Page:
Islam is against coercion
“There is no compulsion at all in Din (Religion).” (2:256)
This is the basic Islamic principle upon which the idea of non-compulsion is built, guaranteeing religious freedom for all non-Muslims, means, it does not force the people to convert to Islam, although it invites the people to accept Islam willingly.
“Your Lord willed, all those who are in the earth – everyone of them – would have their own faith”. (10:99)
The Quran makes it quite clear that Almighty Allah’s will is not to force anyone to accept his religion.
Indeed, verse 2:256 was revealed in the Madani period, when the Muslims had attained political ascendance and were in a position of strength and not weakness, besides directing that Muslims should not force another’s heart to believe. The famous theologians/scholars had approved this interpretation and one of them Ibn Qudamah al-Maqdisi writes: “It is not permitted to force a non-Muslim to accept Islam. Such a person would not even be considered a Muslim until it is confirmed that he accepted the Islamic faith by his own free choice.” The revelation clearly guides that it is now up to the will of people to choose the one or the other path/belief and the compulsion should not be binding on the convert. In an instance when Hadhrat Umar invited an old Christian woman to accept Islam, she said in reply: “I am an old woman nearing death.” Hearing this, Hadhrat Umar did not force her to come into the fold of Islam reciting: “There is no compulsion in Din (Religion)” (Al-Nahhas “al-Nasikh wal Mansukh”), implies that Islamic faith is not related to outward physical response, but rather it relates to the heart. (Tafsir al-Qurtubi). The same message of non-compulsion in Islam is also mentioned in these two verses (73:19 and 76:29) in which Allah Almighty says, “This is indeed an advice; so whoever wishes may take the path towards his Lord.” Moreover, forced belief is not sincere/true belief.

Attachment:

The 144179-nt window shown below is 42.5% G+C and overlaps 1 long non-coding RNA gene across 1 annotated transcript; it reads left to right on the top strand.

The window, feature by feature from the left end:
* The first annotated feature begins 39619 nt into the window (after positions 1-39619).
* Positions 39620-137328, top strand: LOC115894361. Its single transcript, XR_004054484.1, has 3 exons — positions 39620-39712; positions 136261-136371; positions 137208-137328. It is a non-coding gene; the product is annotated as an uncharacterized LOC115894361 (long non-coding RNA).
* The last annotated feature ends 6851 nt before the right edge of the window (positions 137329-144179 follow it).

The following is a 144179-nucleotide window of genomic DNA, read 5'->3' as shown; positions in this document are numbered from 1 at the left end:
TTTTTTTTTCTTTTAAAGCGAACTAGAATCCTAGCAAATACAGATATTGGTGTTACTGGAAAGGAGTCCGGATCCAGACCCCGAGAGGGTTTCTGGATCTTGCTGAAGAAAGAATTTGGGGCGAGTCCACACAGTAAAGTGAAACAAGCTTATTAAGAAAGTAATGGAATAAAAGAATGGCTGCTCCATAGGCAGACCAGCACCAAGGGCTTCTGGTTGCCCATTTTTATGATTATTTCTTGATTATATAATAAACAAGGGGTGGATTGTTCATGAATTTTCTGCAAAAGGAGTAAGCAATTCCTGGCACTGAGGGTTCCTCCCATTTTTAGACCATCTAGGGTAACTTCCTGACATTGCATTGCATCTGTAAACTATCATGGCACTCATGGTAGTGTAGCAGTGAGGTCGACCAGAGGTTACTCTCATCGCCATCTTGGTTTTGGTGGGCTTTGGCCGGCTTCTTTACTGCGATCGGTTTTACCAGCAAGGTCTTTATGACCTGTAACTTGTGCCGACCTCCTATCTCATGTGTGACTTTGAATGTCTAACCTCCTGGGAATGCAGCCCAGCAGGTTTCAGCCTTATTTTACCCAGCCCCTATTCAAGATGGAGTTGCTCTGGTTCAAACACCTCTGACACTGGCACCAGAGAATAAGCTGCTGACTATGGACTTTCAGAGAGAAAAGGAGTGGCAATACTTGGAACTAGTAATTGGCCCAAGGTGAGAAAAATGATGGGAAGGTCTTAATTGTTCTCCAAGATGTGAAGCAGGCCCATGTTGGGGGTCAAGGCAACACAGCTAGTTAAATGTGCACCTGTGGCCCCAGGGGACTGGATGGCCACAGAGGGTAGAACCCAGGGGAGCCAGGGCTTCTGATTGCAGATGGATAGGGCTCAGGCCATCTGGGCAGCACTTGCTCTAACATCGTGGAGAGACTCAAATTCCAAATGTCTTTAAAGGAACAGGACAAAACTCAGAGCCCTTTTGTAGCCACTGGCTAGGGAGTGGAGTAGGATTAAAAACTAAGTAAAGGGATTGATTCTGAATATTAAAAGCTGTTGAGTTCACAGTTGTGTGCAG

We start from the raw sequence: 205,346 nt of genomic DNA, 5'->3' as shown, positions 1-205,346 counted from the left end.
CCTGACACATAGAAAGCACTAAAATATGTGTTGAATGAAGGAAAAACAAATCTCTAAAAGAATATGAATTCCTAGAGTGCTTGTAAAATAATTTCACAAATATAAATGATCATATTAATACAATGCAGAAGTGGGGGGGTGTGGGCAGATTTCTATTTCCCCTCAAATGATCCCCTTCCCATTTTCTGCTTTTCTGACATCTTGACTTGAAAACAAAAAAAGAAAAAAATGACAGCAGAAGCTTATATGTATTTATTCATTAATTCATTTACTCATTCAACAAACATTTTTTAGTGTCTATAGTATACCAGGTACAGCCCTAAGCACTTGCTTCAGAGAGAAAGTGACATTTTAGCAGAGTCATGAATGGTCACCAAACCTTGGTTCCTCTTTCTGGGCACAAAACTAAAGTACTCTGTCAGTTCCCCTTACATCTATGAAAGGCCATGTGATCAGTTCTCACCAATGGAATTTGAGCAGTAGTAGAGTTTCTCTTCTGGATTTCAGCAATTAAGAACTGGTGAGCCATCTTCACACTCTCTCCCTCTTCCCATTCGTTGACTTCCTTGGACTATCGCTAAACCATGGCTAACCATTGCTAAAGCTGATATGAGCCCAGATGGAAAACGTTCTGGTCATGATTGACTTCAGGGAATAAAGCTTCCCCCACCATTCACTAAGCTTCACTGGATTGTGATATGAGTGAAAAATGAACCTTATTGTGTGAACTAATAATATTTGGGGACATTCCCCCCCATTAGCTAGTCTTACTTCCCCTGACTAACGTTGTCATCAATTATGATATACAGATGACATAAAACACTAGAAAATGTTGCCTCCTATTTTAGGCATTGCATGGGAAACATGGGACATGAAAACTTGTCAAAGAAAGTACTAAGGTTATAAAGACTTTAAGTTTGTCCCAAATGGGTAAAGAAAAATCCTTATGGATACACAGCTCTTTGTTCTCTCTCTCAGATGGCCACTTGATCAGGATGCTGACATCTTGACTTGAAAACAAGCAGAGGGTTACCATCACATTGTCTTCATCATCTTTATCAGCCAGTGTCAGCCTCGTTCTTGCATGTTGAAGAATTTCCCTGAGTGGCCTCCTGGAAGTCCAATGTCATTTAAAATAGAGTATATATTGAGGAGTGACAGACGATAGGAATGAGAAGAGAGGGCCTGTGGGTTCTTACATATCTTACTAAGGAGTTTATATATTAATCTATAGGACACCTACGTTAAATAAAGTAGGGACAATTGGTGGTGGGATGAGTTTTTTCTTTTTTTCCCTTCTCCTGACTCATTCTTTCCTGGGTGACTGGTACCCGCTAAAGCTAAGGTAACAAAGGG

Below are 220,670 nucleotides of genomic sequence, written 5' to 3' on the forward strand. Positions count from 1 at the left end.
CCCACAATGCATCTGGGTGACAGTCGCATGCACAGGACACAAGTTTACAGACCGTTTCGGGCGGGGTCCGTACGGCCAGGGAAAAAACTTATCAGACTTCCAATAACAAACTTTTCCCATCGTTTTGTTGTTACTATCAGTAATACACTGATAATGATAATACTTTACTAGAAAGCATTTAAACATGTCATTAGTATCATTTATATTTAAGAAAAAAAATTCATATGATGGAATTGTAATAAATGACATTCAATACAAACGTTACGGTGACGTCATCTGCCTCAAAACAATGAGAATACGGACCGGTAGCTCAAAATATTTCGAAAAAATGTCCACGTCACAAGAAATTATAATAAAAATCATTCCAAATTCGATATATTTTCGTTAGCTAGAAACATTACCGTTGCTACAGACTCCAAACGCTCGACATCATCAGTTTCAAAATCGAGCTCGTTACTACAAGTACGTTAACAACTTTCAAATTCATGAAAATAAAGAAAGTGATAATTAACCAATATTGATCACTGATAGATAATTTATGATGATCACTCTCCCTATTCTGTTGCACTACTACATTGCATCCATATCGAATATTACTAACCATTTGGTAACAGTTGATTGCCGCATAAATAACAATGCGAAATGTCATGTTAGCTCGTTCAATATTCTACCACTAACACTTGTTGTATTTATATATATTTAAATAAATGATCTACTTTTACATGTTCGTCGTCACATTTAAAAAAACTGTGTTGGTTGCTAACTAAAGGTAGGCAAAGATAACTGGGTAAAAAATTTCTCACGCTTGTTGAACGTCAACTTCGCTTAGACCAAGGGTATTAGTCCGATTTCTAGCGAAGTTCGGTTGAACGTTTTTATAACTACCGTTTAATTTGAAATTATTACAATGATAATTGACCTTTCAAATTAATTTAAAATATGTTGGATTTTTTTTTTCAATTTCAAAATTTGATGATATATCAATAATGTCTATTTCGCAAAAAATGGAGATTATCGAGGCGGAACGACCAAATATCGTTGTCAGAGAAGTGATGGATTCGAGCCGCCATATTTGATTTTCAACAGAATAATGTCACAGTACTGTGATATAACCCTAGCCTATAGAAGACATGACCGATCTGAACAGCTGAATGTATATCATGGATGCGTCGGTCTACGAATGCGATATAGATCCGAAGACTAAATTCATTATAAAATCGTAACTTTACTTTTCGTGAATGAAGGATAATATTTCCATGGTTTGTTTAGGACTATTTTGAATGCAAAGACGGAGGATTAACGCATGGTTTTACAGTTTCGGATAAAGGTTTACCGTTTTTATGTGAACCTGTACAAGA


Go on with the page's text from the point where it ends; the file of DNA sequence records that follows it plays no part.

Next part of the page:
From above, it is clear that Islam ratifies a multi-faith society with peace, harmony and mutual tolerance in its core.